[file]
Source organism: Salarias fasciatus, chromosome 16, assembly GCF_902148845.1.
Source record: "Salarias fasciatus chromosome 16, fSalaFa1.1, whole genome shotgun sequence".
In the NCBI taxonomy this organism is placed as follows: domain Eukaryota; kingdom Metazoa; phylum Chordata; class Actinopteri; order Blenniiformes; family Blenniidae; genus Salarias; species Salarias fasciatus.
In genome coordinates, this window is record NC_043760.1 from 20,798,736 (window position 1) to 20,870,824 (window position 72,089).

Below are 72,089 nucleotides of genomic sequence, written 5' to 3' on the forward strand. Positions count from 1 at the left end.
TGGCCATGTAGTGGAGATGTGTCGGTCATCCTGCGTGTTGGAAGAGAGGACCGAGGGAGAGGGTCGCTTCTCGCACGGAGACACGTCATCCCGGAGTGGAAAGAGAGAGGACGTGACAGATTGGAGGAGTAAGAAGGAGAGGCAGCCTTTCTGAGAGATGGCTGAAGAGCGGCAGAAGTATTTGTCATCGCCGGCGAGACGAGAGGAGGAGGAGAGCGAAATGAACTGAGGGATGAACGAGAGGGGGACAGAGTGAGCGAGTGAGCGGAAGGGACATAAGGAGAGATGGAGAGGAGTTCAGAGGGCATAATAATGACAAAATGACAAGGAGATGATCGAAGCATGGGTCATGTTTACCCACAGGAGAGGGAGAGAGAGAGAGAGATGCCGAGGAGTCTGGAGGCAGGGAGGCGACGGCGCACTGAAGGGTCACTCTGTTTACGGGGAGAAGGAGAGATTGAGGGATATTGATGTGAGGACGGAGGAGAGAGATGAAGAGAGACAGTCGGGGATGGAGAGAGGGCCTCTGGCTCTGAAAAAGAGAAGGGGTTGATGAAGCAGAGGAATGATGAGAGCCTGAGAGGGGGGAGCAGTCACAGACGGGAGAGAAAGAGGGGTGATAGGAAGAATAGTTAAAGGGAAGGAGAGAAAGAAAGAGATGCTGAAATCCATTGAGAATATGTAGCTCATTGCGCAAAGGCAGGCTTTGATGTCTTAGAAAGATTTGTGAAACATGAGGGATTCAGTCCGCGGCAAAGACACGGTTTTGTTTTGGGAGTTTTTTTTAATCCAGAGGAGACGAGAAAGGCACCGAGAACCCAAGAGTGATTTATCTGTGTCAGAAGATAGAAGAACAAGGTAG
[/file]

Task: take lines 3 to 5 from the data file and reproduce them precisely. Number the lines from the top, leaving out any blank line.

In the NCBI taxonomy this organism is placed as follows: domain Eukaryota; kingdom Metazoa; phylum Chordata; class Actinopteri; order Blenniiformes; family Blenniidae; genus Salarias; species Salarias fasciatus.
In genome coordinates, this window is record NC_043760.1 from 20,798,736 (window position 1) to 20,870,824 (window position 72,089).

Below are 72,089 nucleotides of genomic sequence, written 5' to 3' on the forward strand. Positions count from 1 at the left end.